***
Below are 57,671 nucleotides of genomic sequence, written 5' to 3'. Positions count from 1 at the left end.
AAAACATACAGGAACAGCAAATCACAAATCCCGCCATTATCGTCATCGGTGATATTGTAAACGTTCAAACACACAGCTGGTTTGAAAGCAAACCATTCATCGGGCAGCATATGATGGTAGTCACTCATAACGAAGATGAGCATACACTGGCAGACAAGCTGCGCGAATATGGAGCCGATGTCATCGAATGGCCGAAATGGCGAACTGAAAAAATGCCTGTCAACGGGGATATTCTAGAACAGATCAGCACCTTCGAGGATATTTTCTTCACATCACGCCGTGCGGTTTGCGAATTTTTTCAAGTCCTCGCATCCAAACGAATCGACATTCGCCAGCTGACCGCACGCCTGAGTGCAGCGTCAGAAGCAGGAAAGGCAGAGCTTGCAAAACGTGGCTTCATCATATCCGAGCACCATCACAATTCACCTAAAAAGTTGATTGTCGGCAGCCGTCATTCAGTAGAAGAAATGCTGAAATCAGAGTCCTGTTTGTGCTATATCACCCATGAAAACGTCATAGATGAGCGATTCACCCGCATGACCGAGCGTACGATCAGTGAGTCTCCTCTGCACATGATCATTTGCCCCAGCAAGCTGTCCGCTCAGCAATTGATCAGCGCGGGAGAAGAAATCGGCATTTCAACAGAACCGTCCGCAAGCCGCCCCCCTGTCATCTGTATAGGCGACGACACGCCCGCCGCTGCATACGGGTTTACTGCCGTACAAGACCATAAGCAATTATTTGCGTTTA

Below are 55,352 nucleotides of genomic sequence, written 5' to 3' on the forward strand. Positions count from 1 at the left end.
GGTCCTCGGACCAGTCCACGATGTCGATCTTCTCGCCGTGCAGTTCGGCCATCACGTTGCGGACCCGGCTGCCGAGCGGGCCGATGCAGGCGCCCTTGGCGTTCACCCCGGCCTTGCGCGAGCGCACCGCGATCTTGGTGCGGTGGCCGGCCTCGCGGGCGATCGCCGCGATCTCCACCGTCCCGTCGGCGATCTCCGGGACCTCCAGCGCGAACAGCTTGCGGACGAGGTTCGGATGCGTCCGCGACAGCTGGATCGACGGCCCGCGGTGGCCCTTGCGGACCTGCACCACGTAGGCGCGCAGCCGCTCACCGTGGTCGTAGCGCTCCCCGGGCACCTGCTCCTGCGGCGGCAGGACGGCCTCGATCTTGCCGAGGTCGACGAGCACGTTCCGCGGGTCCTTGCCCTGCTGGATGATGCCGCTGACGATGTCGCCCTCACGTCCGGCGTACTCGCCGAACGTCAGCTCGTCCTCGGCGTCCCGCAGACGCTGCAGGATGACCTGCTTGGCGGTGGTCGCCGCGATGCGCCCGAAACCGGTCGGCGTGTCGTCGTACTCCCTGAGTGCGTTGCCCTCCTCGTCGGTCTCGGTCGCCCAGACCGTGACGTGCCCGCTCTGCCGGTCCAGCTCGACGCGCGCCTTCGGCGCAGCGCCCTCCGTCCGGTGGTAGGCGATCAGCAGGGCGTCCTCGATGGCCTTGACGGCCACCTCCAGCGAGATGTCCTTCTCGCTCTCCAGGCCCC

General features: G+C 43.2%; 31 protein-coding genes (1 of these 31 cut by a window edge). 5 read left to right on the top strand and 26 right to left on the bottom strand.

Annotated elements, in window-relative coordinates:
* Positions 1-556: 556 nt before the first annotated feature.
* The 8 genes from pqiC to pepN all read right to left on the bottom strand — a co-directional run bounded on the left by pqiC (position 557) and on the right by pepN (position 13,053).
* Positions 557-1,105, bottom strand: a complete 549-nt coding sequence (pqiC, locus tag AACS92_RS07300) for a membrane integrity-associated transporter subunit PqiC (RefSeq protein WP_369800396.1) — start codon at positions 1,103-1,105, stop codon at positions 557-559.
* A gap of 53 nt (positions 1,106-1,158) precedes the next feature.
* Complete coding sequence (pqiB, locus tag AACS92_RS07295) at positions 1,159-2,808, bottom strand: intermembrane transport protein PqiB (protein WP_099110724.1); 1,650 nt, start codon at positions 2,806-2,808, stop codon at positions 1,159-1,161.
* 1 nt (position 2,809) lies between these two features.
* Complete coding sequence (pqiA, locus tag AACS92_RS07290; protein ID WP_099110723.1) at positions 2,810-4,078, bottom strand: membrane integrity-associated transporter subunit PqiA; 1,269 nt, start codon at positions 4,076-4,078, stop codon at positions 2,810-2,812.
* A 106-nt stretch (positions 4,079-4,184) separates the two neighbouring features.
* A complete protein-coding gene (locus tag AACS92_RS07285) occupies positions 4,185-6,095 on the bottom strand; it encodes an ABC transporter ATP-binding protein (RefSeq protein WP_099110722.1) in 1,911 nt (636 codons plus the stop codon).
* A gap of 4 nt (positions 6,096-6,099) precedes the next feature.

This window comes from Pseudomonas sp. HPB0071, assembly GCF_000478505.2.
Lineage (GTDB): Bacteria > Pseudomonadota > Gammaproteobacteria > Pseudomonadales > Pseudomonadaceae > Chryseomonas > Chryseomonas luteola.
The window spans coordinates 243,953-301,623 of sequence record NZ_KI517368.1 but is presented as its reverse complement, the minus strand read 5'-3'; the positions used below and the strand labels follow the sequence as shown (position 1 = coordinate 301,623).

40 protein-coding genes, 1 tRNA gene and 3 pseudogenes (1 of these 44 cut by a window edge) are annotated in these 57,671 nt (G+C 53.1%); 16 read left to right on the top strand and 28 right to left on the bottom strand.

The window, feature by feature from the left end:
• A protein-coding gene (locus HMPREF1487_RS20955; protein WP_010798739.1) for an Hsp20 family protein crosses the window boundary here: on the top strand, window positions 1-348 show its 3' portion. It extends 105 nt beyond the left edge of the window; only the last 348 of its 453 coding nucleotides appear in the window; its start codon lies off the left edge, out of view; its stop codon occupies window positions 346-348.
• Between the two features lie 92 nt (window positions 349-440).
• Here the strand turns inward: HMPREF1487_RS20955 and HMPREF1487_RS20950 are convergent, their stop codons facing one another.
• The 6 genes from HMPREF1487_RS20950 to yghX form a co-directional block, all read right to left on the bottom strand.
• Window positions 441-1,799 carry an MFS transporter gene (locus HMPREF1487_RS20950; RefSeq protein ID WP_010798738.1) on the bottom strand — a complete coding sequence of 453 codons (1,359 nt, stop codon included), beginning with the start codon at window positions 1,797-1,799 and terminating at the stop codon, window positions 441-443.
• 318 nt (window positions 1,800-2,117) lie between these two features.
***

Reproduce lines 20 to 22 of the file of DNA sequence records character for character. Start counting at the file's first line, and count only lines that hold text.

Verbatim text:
40 protein-coding genes, 1 tRNA gene and 3 pseudogenes (1 of these 44 cut by a window edge) are annotated in these 57,671 nt (G+C 53.1%); 16 read left to right on the top strand and 28 right to left on the bottom strand.

The window, feature by feature from the left end:
• A protein-coding gene (locus HMPREF1487_RS20955; protein WP_010798739.1) for an Hsp20 family protein crosses the window boundary here: on the top strand, window positions 1-348 show its 3' portion. It extends 105 nt beyond the left edge of the window; only the last 348 of its 453 coding nucleotides appear in the window; its start codon lies off the left edge, out of view; its stop codon occupies window positions 346-348.